What is acne?

Acne is defined by pimples, whiteheads, blackheads, and tiny cysts in the skin.

According to the American Academy of Dermatology, acne is the most prevalent skin disorder in the United States, and the number of people with the condition is increasing. It is the ninth most frequent skin illness in the world.

Acne is a common chronic inflammatory skin disorder in which the pilosebaceous unit is involved—hair follicles and oil glands. Spots occur on the face, neck, shoulders, chest, and back in a variety of locations:

  • Spots, pimples, and zits are frequent names for inflamed papules and pustules.
  • Comedones are dark or skin-colored papules. These are most commonly recognized as blackheads and whiteheads.
  • Acne can cause scarring and secondary skin color changes (red, white, and brown spots).

Acne vulgaris is the most prevalent type of acne.

At what age is acne most common?

Acne is more common in teenagers aged 16 to 18 years. It has the potential to have severe social and psychological consequences, especially throughout puberty and adolescence.

Acne is inconvenient at any age, but it may be more unpleasant for adults. Unfortunately, acne may appear long into your 30s, 40s, and 50s. It is possible to be acne-free as a teen yet acquire acne later in life.


Acne is the result of an allergy.
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What are the treatment options for acne in adults?

If your acne persists after utilizing home remedies, you must consult a dermatologist for effective treatment. A dermatologist will frequently use two or more treatments, such as the following:

  • Oral antibiotics:
    • Antibiotics are occasionally used to treat acne that has spread to a large area of the skin. They reduce inflammation and bacteria, both of which can cause acne to flare up. However, specialists warn against using antibiotics for lengthy periods, so they may only give a short-term remedy.
    • Erythromycin, tetracycline, minocycline, and doxycycline are some of the most commonly given oral antibiotics for acne.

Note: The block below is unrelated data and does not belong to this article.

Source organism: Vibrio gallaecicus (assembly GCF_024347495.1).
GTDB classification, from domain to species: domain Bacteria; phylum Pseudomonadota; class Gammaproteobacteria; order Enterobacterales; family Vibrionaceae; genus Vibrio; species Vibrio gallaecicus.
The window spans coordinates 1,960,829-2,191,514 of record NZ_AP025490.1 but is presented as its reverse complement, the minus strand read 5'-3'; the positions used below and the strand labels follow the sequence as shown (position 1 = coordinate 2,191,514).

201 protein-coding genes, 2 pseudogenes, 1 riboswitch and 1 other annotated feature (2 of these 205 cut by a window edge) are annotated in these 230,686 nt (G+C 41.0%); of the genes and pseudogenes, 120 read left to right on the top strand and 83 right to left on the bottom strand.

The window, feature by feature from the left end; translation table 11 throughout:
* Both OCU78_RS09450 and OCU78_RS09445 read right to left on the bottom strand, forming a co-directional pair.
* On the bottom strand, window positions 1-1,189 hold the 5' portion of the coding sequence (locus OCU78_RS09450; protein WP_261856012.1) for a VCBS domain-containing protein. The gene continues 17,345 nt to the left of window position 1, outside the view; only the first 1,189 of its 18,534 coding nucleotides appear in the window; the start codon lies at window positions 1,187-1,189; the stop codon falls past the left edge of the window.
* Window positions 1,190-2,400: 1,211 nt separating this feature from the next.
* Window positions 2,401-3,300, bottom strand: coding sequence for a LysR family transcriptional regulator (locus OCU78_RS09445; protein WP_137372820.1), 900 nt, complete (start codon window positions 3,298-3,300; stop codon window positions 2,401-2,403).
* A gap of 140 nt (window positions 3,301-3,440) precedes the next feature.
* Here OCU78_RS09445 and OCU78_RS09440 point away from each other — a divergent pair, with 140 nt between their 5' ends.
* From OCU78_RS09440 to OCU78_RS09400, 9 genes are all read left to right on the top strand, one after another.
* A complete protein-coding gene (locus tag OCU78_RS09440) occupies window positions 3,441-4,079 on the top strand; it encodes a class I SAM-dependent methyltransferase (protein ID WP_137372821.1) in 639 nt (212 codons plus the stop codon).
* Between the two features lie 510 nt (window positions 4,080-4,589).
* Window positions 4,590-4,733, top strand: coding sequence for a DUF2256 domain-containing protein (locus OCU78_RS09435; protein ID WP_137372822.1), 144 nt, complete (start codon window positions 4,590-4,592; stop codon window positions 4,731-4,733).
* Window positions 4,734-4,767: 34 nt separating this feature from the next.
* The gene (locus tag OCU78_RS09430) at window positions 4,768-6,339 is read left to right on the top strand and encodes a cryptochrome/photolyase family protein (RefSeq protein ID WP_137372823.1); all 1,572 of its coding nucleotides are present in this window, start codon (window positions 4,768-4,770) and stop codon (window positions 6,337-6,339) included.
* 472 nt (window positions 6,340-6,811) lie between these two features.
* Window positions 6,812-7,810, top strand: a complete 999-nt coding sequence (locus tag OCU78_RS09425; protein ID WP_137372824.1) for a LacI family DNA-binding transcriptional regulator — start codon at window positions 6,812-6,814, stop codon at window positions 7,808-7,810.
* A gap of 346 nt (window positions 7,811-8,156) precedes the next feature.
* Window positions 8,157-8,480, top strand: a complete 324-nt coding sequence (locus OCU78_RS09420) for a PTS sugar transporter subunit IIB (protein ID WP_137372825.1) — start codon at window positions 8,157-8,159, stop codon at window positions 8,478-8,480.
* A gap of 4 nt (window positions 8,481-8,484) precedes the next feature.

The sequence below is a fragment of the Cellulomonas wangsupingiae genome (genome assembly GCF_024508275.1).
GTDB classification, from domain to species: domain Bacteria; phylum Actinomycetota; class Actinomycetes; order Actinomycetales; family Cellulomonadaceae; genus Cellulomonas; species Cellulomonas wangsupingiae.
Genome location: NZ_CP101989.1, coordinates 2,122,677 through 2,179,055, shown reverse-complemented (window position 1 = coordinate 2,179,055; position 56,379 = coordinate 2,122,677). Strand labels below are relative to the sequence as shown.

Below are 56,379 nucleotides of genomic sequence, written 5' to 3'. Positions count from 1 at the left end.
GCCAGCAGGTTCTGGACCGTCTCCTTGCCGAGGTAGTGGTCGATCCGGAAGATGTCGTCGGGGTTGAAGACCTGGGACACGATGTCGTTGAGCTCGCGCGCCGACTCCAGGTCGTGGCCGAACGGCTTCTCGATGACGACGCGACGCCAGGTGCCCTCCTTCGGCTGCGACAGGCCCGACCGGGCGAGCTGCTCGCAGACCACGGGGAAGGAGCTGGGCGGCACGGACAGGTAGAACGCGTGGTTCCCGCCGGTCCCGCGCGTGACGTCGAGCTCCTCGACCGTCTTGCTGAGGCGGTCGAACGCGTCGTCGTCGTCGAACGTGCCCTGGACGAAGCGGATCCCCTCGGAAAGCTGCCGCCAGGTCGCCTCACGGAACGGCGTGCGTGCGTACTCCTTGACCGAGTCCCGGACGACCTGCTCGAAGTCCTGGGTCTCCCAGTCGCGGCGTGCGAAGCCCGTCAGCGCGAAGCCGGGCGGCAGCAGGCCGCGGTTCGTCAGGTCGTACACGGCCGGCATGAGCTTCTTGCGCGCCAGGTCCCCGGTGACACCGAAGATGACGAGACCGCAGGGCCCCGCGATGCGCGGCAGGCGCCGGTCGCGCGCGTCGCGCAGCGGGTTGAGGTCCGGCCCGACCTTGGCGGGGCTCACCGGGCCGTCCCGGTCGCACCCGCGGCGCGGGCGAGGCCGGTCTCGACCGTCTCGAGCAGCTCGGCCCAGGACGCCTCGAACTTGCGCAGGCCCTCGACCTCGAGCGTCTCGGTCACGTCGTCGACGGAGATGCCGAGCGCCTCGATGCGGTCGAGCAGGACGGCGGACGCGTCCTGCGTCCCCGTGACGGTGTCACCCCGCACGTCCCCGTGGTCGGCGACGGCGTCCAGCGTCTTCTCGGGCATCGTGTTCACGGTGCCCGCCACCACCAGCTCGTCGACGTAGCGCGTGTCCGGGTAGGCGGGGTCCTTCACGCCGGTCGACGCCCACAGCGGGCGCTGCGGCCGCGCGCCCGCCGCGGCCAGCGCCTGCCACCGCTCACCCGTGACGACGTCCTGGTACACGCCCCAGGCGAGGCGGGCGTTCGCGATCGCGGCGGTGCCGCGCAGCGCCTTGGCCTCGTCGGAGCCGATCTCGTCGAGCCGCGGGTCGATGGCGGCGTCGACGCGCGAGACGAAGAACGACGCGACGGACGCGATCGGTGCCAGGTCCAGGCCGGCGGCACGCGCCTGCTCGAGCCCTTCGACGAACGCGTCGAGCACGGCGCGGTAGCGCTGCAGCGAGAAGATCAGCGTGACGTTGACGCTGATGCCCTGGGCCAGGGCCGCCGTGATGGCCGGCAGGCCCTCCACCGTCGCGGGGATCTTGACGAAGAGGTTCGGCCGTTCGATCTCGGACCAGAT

• Topical retinoids:
    • Topical retinoids are produced from vitamin A although they are less potent. These gels, creams, and lotions help with acne by reducing inflammation. For greater outcomes, a dermatologist may mix topical therapies with topical antibiotics.
    • Topical retinoids such as adapalene, tretinoin, or tazarotene are frequently used to treat acne. Skin redness or peeling and increased sun sensitivity are possible side effects.
  • Isotretinoin:
    • Isotretinoin is a powerful prescription acne medicine. According to a 2009 study, 85 percent of participants had their acne heal up after taking this vitamin A derivative regularly for 16 weeks.
    • However, the use of isotretinoin is highly debatable. This medicine comes with several dangerous side effects and is known to interact with other medications. Here are a few examples of possible outcomes:
  • Spironolactone:
    • Although spironolactone is commonly used to treat excessive blood pressure and edema, it acts as an acne therapy by lowering testosterone levels, which can lead to acne. In women, it is used to treat cystic acne on the lower face and jawline.
    • Most of these prescription drugs show interactions with other prescription drugs, so they must be used after discussion with your dermatologist. Some medications are known to pose a potential threat to developing fetuses and cause birth defects. Such drugs are to be avoided during pregnancy.